ALEXANDER CARVER (b. 1984, Boise, Idaho) lives and works in Boise, Idaho. Alexander Carver’s kaleidoscopic paintings deal with architectures of pleasure and discipline. Carver’s application of techniques such as frottage produce dense and multilayered compositions, able to warp space and time. Carver is a graduate of Cooper Union, New York and received his Masters of Fine Arts from Columbia University, New York. His work has been exhibited and screened in international venues and in festivals including Stavanger Art Museum (2023); the Art Encounters Biennial, Romania (2021); Kraupa-Tuskany Zeidler, Berlin (2021, solo); Helena Anrather, New York (2021,solo); Miguel Abreu Gallery, New York (2019,solo); Tate Modern (2018); Kraupa-Tuskany Zeidler, Berlin (2018); Lincoln Center, New York (2016); Berlinale, Berlin (2015); Biennale of Moving Image, Geneva (2014); Melbourne International Film Festival, Melbourne (2014); BAM, New York (2014); Locarno International Film Festival, Locarno (2013); Vancouver International Film Festival, Vancouver (2013).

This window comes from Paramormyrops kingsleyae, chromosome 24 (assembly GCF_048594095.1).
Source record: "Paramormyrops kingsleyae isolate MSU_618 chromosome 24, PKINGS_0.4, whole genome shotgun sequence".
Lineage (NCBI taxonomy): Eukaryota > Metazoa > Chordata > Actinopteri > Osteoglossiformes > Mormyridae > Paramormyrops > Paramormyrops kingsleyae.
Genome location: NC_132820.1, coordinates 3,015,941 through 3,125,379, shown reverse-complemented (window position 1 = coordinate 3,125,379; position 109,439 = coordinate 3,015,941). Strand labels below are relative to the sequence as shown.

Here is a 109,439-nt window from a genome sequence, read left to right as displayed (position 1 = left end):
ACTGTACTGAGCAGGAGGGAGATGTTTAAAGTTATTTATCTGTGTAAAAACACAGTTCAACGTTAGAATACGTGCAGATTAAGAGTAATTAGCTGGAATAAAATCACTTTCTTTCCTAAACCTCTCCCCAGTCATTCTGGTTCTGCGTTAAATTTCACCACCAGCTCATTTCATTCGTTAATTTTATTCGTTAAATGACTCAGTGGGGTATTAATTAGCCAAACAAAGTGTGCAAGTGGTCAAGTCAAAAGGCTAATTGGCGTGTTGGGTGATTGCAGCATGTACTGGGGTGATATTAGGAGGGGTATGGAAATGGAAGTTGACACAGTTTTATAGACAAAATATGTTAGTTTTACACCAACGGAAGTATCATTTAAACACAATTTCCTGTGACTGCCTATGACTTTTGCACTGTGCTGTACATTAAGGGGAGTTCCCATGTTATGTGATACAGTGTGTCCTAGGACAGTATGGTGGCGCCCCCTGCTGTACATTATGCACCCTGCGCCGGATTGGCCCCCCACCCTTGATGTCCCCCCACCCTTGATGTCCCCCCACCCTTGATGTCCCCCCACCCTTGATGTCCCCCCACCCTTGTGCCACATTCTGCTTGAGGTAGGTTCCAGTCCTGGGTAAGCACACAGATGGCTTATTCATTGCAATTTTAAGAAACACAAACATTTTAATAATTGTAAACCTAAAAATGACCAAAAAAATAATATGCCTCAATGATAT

TAíNA CRUZ (b. 1998, New York) is an archivist, artist and researcher based in New York. Spanning 3D rendering, painting, and video, her work focuses on contemporary relationships with Indigenous American and West African material, ritual and visual culture. Cruz reconstructs geographic and digital spaces in her works, with imagery drawn from agriculture, graffiti, Tumblr and Dump FM, into which she places her (often) mystical characters. Recent exhibitions include Housing Gallery, New York (2022; solo); Embajada, Suan Juan (2022; solo);  Housing Gallery, New York (2021); New Release Gallery, Online (2020); The Gormley Gallery, Baltimore, (2020). Cruz received the GO-A: Goya Opportunity Award, San Juan, Porto Rico (2019) and was featured on the MICA Dean's List 2016-2020, Baltimore, United States of America (2020).